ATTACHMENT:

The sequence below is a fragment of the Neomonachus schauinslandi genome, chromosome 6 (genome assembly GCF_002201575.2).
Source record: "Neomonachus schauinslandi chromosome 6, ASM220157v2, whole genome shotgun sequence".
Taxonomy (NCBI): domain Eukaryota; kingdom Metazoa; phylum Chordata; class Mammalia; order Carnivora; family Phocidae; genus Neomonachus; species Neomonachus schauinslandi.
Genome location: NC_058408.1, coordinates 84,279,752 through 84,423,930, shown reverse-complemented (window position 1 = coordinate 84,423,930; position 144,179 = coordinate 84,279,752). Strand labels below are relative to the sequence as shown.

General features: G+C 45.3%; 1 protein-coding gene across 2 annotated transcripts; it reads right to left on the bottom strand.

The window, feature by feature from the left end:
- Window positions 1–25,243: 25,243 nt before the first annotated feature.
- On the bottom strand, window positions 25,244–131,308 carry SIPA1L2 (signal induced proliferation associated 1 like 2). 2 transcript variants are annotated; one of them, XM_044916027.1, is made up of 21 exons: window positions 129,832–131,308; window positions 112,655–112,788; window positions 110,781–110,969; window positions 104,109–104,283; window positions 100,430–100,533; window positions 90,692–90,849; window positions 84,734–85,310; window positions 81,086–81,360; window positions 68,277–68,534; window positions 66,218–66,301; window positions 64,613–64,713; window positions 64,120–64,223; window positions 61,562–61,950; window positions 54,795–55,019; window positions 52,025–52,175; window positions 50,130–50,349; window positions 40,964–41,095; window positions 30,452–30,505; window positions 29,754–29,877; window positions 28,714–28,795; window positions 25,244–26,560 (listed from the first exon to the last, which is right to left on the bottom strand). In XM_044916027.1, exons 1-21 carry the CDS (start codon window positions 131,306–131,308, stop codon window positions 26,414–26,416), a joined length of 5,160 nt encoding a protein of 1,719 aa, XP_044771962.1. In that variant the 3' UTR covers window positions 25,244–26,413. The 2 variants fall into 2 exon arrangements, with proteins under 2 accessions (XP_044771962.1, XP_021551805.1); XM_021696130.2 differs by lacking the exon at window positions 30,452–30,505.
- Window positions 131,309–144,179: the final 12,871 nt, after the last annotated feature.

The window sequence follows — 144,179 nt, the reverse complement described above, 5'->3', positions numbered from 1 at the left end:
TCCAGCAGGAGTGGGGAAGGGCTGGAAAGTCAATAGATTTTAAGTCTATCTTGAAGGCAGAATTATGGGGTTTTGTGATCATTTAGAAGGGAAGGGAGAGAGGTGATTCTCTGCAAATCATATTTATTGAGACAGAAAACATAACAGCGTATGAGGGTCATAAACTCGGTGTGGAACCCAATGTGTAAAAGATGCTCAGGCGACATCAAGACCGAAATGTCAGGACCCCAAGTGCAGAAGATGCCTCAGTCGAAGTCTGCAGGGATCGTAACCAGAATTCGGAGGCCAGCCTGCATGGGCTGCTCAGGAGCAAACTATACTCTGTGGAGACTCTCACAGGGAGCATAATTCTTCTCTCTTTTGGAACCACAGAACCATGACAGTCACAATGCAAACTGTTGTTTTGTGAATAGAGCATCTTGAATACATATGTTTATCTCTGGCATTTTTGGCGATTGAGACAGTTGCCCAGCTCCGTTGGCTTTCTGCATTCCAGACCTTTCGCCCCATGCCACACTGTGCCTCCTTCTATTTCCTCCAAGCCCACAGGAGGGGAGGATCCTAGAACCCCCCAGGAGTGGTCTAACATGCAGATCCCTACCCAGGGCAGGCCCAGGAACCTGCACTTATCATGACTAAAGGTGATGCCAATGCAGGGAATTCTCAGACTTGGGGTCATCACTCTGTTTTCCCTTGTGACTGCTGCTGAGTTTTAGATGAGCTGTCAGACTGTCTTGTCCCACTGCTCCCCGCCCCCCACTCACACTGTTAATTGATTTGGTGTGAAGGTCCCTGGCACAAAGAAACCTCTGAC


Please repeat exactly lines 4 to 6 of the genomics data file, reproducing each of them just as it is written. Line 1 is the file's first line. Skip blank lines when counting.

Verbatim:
Genome location: NC_058408.1, coordinates 84,279,752 through 84,423,930, shown reverse-complemented (window position 1 = coordinate 84,423,930; position 144,179 = coordinate 84,279,752). Strand labels below are relative to the sequence as shown.

General features: G+C 45.3%; 1 protein-coding gene across 2 annotated transcripts; it reads right to left on the bottom strand.

The window, feature by feature from the left end: